García-Solanes J, Torrejón-Flores F, 2009. Inflation targeting works well in Latin America. ECLAC, Santiago, Chile. Review 106, pp: 37-53.

Gonçalves CS, Salles JM, 2008. Inflation targeting in emerging economies: What do the data say? J Dev Econ 85: 312-318.

Goodwin BK, Grennes TJ, Wohlgenant MK, 1990. A revised test of the law of one price using rational price expectations. Am J Agr Econ 72: 682-693.

Greene WH, 2003. Econometric analysis. Prentice Hall, New York, USA. 1026 pp.

Gros D, Hefeker C, 2002. Common monetary policy with asymmetric shocks. CESifo, Munich, Germany. Working Paper No. 705: 6.

Hanson K, 1993. Sectoral effects of a world oil price shock: economy wide linkages to the agricultural sector. J Agr Res Econ 18: 96-116.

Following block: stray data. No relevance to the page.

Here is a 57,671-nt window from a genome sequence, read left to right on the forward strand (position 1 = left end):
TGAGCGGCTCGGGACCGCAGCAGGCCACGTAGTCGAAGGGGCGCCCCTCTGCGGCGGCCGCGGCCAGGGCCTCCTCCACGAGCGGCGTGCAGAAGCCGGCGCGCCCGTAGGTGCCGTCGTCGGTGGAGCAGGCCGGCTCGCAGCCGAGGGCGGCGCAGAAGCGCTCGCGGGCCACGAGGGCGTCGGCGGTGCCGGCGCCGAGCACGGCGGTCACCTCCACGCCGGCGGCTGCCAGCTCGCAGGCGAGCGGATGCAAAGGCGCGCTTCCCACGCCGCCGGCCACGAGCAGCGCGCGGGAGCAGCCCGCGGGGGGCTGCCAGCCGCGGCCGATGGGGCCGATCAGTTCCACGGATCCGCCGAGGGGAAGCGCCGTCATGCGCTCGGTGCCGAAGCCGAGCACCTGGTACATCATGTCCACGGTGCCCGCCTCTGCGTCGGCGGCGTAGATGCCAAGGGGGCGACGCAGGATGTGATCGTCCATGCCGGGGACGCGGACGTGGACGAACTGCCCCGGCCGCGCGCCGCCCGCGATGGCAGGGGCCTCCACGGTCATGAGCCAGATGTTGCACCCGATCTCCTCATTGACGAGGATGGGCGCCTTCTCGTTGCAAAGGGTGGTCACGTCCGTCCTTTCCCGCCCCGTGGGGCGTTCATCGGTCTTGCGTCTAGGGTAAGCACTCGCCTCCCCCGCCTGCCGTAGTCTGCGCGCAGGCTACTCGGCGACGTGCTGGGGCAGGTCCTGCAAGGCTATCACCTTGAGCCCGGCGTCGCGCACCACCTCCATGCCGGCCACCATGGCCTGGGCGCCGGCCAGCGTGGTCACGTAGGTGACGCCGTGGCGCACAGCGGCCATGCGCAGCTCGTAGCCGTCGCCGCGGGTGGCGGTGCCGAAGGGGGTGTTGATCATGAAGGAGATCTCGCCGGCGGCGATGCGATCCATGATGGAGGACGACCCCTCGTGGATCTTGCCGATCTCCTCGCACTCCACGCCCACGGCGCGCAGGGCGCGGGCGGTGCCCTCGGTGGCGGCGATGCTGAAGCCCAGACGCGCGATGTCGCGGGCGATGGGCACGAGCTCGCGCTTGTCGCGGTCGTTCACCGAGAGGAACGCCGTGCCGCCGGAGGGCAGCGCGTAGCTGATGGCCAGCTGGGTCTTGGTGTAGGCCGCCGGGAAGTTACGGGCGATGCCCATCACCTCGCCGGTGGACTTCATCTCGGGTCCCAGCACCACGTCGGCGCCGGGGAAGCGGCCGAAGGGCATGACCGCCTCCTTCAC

Headey D, Fan S, 2008. Anatomy of a crisis: the causes and consequences of surging food prices. Agric Econ 39: 375-391.

Headey D, 2011. Rethinking the global food crisis: The role of trade shocks. Food Policy 36: 136-146.

Hoyos R, Medvedev D, 2011. Poverty effects of higher food prices: a global perspective. Rev Dev Econ 15: 387-402.

Im KS, Pesaran MH, Shin Y, 2003. Testing for unit roots in heterogeneous panels. J Econometrics 115: 53-74.

Jalil M, Tamayo E, 2011. Pass-through of international food prices to domestic inflation during and after the great recession: evidence from a set of Latin American economies. Rev Desarrollo Sociedad 67: 135-179.

Leibtag E, 2009. How much and how quick? Pass through of commodity and input cost changes to retail food prices. Am J Agr Econ 91 (5): 1462-1467.

Levin A, Lin C, Chu CJ, 2002. Unit root tests in panel data: asymptotic and finite-sample properties. J Econometrics 108: 1-24.

Lütkepohl H, 2005. New introduction to multiple time series analysis. Springer, New York, USA. 764 pp.